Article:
Spain's Socialists Will Block Rajoy's First Bid for New Termby and
Parties set out positions as post-vote jockeying begins
Stocks and bonds drop on inconclusive election outcome
Spain’s Socialists said they’ll vote against Prime Minister Mariano Rajoy if he seeks parliamentary approval for a second term, signaling drawn out negotiations over the shape of the next government.
With anti-austerity party Podemos making clear they’ll vote against Rajoy’s People’s Party in all circumstances, the Socialists’ opposition means it’s almost impossible for the prime minister to renew his mandate at the first attempt. The Socialists’ deputy leader, Cesar Luena, declined to comment on what his party might do in a second round of voting, when an abstention from the group’s 90 lawmakers could be enough for Rajoy to get through.
The Socialists and Podemos set out their positions in Madrid Monday after meetings of their respective party leaderships to chart a way forward following an inconclusive election that saw Rajoy’s PP lose its majority. With Sunday’s vote resulting in four main parties in parliament without any clear government constellation, jockeying has begun as the parties seek to adapt to the new political landscape.
“Neither actively nor passively will Podemos allow the People’s Party to govern,” Podemos leader Pablo Iglesias told reporters. He said his party will take time to analyze the situation calmly before contacting the other political leaders. Luena said his party “will vote ‘no’ to the PP,” though referring only to the first round, when Rajoy will need an absolute majority in the 350-seat parliament.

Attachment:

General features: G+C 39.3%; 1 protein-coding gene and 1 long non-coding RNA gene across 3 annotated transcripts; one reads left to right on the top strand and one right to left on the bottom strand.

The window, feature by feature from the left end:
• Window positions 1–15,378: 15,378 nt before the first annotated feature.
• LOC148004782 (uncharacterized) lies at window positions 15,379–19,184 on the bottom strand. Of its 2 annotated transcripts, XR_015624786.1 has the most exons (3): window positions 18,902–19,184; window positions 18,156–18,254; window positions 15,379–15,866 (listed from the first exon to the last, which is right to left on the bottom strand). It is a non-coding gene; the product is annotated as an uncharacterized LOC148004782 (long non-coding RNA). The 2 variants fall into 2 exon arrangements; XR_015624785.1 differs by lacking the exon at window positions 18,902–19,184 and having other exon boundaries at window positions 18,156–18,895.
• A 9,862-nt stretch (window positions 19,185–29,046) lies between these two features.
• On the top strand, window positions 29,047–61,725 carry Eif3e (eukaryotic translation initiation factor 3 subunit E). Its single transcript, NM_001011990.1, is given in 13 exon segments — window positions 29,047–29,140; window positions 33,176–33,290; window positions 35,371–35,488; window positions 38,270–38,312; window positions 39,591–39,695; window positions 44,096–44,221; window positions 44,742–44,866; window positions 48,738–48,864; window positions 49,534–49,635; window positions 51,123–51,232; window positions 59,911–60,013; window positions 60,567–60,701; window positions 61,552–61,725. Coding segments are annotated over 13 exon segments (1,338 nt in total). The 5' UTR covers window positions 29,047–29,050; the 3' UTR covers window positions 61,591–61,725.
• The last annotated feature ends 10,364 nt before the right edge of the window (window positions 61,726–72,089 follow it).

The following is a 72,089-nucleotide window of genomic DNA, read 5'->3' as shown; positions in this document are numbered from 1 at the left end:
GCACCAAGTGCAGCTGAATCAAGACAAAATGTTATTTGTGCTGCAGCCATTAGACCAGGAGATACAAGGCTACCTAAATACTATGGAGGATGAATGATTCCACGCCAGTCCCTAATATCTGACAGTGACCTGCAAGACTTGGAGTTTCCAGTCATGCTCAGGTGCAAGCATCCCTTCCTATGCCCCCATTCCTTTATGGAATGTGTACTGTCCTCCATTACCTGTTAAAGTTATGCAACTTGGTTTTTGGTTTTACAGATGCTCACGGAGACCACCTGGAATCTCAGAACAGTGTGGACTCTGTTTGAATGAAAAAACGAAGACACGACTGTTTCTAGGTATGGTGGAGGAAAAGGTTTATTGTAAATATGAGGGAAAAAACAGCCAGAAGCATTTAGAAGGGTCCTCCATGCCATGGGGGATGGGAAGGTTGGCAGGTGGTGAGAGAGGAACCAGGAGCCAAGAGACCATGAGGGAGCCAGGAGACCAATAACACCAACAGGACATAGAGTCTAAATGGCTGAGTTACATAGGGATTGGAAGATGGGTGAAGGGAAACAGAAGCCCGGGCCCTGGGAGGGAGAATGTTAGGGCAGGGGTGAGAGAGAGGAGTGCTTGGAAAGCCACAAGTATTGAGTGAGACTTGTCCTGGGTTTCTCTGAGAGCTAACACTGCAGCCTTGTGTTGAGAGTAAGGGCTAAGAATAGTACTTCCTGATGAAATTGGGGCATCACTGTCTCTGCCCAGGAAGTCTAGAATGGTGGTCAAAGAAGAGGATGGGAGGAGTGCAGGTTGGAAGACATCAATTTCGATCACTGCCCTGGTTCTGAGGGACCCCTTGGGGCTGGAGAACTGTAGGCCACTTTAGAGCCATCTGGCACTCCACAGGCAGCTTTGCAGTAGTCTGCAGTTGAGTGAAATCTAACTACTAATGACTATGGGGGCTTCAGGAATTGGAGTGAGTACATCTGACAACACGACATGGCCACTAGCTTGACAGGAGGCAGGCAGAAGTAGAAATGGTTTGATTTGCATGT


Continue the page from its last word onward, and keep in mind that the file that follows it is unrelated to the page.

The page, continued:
Spanish bonds and stocks sank Monday on the prospect of instability ahead. Under Spanish law, a new parliament must be called by Jan. 13, after which lawmakers have two months to elect a government. If they fail, the acting prime minister has to call a new election.
“The People’s Party will propose a dialogue with generosity and farsightedness,” Rajoy said at a news conference after a meeting of his party’s executive committee. His overtures will be directed to “constitutional and pro-European” forces, he said.
Rajoy, who has 123 lawmakers, only needs a plurality of votes in the second round of voting to be confirmed as prime minister.
“The field is really open,” said Pablo Simon, a political science professor at Carlos III University in Madrid. “We are heading for very long negotiations since the two blocs are virtually tied.”
Spain’s benchmark equity index, the Ibex 35, tumbled 2.7 percent at the open in Madrid, and was down 2.8 percent as of 1:59 p.m. local time. The yield on the country’s 10-year government bonds was up 9 basis points after earlier jumping to 1.9 percent, the highest in five weeks.